The phrase “dream logic” can never be adequately explained. It’s one of those things that experiential reality still monopolises. Snakes, for some reason, are a fairly popular motif in dreams. Carl Jung reckoned that his snake dreams were sexual (“The daemon of sexuality approaches our soul as a serpent”) but they were also a wake-up call from his most natural, creative impulses. The scientist Friedrich August Kekule dreamt of a pair of serpents
devouring each other, tail-in-mouth, a vision that led him to propose the molecular structure of benzene, which forms a roughly similar shape. Clearly, the gears of the human brain can move with serpentine ease, given the right motivation. In 2002, Karam Dineshwar, a Manipuri wood carver belonging to the Karigar class (the craftspeople who served what was once the royal family of Manipur) had a dream in which he saw a giant serpent slithering around. This was Poubi Lai, a mythical horned python important to the folklore of Manipur’s culturally dominant indigenous group: the Meitei people, who comprise more than 60% of the total population of Manipur despite occupying just about 10% of the total land. Inspired,Dineshwar carved out a 21-ft-long wooden snake from the root of a large tree near the bank of the Leimatak River, the first time that Poubi Lai was seen outside the realm of theatre, music and dance. The expression, according to K. Sobita Devi of the Manipur State Museum, was based on the dream. The late Dineshwar would have been proud to see his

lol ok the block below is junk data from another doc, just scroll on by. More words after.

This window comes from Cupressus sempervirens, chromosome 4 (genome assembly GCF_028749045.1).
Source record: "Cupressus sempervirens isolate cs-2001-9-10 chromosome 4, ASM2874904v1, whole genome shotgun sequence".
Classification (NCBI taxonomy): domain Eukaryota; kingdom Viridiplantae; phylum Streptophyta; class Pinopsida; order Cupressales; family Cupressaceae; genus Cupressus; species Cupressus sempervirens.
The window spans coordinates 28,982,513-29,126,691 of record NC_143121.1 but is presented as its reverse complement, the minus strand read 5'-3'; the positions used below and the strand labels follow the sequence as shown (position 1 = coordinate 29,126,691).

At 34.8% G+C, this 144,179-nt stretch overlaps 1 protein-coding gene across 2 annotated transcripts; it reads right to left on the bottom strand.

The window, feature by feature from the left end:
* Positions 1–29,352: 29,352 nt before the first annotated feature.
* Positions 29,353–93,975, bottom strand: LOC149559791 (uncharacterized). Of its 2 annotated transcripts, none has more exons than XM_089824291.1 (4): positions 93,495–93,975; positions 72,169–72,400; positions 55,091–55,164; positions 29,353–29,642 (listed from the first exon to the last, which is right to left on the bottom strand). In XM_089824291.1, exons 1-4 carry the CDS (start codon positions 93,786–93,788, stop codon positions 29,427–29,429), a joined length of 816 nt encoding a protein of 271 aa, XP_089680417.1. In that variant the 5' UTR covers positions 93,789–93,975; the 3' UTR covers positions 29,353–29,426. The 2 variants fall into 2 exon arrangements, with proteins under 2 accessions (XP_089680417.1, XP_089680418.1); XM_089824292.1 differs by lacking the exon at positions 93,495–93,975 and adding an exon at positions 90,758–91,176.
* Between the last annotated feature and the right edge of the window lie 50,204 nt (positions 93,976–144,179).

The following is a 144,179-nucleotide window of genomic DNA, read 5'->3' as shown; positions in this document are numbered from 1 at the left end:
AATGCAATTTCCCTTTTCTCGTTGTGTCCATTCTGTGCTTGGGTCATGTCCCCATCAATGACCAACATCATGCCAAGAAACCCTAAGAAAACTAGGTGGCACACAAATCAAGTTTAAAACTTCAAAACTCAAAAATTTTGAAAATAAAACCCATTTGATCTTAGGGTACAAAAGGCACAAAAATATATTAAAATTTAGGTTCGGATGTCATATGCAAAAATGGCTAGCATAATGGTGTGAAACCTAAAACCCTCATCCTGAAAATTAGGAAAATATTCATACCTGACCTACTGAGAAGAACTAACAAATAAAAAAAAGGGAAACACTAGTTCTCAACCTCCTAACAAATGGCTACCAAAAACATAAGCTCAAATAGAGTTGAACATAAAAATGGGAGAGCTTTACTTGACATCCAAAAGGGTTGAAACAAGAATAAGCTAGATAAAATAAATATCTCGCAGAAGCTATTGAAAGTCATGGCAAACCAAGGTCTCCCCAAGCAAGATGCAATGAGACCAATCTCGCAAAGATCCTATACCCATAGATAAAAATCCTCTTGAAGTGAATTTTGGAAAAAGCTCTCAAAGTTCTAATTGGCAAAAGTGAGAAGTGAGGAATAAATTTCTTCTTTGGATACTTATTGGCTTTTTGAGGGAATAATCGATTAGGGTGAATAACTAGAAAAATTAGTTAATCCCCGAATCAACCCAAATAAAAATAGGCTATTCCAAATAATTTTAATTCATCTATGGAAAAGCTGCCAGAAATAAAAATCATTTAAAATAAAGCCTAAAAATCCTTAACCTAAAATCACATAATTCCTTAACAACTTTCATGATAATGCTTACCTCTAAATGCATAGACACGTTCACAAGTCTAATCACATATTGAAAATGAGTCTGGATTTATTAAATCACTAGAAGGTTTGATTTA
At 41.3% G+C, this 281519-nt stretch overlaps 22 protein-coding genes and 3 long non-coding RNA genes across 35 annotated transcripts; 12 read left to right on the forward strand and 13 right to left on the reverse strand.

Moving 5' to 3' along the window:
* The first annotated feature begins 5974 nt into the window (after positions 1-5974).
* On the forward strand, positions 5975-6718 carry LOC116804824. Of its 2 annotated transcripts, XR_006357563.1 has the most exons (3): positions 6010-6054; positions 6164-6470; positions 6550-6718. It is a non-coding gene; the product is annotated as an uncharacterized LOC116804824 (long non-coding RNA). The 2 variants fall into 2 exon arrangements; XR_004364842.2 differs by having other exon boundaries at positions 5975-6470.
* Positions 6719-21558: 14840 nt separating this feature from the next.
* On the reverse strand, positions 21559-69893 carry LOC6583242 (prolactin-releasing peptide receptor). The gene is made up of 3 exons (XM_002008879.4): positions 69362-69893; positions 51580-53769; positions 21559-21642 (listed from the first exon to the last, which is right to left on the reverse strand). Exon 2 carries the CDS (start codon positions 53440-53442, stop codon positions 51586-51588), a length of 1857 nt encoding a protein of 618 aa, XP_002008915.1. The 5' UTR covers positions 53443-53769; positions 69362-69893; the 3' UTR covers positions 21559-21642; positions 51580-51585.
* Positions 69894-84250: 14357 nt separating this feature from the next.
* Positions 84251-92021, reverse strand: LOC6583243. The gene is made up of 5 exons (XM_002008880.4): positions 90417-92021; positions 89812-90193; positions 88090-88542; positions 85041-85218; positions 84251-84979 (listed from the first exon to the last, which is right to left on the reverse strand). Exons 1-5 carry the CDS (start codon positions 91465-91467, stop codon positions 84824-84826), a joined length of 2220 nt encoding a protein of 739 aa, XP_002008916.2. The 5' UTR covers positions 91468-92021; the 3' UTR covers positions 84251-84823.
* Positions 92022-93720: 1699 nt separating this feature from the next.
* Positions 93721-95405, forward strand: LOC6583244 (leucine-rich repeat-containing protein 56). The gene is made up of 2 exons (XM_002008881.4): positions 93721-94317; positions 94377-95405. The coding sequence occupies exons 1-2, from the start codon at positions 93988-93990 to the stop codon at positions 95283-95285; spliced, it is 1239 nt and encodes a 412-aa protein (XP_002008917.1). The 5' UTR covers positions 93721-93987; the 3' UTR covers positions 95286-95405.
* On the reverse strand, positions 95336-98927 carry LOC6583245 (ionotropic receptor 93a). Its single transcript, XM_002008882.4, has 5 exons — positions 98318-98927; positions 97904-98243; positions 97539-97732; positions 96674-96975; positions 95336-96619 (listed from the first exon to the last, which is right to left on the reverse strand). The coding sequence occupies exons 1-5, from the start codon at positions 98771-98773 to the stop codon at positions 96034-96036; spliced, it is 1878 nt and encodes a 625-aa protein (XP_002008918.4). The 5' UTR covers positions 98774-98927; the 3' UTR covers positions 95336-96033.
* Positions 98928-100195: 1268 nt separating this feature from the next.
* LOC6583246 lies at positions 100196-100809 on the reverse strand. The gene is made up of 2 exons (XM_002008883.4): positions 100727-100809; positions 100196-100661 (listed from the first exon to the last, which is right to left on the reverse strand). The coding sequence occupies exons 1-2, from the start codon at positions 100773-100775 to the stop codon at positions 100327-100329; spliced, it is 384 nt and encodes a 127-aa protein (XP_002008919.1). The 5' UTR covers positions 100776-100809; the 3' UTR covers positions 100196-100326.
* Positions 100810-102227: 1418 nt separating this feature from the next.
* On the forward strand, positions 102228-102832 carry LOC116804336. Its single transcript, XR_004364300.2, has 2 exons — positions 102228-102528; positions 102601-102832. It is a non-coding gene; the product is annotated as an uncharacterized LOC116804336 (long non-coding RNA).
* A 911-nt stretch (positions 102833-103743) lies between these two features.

t Kekule dreamt of a pair of serpents
magnum opus on display at Delhi’s National Museum, where it was unveiled on Tuesday evening. The sculpture will be on display until 31 August. The one-object exhibition is the
"result of a collaboration between the National Museum and Bhopal’s Indira Gandhi Rasupe from Manipur who interpreted the story of Poubi Lai through an elaborate yet very"
serpent’s consumption. And so it continued, until a shaman named Kabui Salang Baji killed Poubi Lai with a nine-pronged javelin. The sculpture is accompanied by a series of paintings based on Meitei folklore: these can be considered ancillary narratives to the story
of Poubi Lai. IGRMS possesses (in collaboration with Manipur State Museum) Paphal Lambuba, an illustrated manuscript containing 364 diagrams (paphals) of Pakhangba (Poubi Lai is believed to be an incarnation or an aspect of this god-king, who features prominently in the origin myth of the Meitei people). The paintings on display at the National Museum include works by the royal guild as well as more modern-day interpretations made by contemporary Manipuri artists. Some of these paintings are quite instructive about the